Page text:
The MotA protein of Escherichia coli is a component of the flagellum that functions, together with MotB, in transmembrane proton conduction. MotA and MotB are believed to form the stator of the flagellar motor. They are integral membrane proteins; MotA has a large (ca 22 kDa) domain in the cytoplasm, and MotB a much smaller one (ca 3 kDa). Recent work suggests that cytoplasmically located parts of MotA and/or MotB might be present at the active site for torque generation in the motor. To test the proposal that the cytoplasmic domain of MotA functions in torque generation, and to identify the amino acid residues most important for function, we have carried out a mutational analysis of this domain. Using random mutagenesis, many mutations of cytoplasmic residues of MotA were isolated, which either abolish or impair torque generation. In most cases the residues affected are not conserved, and many of the replacements involve loss or gain of a proline residue, which suggests that these mutations disrupt function by altering the protein conformation rather than by directly affecting residues of an active site. Using site-directed mutagenesis, the conserved residues in the cytoplasmic domain of MotA were replaced, either singly or, in the case of charged residues, in various combinations. The results identify four residues of MotA that are important for motor function. These are Arg90 and Glu98, located in the cytoplasmic domain, and Pro173 and Pro222, located at the interface between the cytoplasmic domain and the membrane-spanning domain. Possible roles for these residues in torque generation are discussed.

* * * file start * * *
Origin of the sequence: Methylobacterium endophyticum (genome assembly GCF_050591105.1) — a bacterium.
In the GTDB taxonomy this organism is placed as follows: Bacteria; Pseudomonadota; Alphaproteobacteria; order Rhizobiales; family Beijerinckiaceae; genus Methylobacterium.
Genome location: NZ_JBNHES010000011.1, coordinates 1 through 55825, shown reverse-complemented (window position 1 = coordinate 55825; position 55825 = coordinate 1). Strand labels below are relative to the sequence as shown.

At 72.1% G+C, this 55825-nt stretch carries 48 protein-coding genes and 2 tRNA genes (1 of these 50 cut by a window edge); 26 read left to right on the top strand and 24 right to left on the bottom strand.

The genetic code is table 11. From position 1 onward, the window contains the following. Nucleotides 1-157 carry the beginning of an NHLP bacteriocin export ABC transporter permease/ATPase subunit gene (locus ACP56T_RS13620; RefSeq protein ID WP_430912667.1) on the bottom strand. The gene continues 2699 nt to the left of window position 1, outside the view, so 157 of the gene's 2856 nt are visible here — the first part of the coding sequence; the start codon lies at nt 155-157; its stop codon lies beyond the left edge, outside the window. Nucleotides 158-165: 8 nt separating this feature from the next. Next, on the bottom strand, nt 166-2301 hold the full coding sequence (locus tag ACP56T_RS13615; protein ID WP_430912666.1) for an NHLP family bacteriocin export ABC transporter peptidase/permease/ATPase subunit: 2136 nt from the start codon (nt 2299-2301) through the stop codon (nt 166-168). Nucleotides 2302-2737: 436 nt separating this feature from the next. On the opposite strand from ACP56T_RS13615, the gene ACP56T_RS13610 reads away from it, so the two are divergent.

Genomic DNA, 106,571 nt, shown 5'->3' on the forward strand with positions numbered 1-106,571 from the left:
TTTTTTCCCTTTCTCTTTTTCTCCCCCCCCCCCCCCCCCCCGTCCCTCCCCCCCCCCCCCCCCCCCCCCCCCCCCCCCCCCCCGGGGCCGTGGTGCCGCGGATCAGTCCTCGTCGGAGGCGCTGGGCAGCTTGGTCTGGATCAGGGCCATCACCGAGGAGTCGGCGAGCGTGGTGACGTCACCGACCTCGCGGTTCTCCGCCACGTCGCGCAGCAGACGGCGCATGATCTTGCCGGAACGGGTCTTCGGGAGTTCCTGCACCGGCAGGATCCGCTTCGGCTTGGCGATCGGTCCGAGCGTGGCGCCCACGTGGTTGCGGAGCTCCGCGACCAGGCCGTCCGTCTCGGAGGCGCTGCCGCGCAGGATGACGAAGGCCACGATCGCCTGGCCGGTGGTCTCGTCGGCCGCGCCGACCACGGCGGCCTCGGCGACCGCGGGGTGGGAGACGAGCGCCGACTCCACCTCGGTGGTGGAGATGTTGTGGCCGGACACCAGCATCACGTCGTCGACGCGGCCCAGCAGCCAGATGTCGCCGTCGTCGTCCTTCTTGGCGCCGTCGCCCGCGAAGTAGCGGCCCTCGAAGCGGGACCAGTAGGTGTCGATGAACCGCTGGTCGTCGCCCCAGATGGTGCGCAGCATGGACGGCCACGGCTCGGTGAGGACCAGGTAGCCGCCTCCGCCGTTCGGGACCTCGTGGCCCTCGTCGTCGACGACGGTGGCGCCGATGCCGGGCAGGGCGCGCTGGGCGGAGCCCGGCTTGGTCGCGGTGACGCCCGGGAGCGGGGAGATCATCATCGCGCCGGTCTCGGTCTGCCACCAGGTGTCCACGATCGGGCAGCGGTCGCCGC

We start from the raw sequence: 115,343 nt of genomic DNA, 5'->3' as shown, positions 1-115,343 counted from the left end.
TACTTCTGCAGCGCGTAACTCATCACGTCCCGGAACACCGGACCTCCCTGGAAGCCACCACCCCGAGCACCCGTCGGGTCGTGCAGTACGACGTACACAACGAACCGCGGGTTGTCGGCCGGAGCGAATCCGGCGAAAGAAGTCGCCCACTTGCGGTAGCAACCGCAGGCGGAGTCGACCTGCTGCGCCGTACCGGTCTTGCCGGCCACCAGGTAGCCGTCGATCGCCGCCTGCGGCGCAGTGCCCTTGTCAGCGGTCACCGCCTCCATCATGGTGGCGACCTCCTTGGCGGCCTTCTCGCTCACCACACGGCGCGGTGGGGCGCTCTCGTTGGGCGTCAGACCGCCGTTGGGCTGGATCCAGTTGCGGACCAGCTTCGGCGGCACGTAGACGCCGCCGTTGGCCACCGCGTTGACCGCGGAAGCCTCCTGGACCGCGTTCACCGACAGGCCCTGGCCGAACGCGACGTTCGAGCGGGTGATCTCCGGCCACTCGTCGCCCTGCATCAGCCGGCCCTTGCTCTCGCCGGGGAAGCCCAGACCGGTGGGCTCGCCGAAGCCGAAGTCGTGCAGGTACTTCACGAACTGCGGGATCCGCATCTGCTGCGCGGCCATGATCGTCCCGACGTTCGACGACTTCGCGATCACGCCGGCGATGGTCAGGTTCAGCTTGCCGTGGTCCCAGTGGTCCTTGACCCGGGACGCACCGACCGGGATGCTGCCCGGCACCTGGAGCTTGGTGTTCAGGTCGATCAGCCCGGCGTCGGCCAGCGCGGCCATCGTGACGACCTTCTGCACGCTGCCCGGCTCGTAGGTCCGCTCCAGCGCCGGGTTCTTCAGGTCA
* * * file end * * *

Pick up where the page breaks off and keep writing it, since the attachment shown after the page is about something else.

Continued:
Copyright 1997 Academic Press Limited.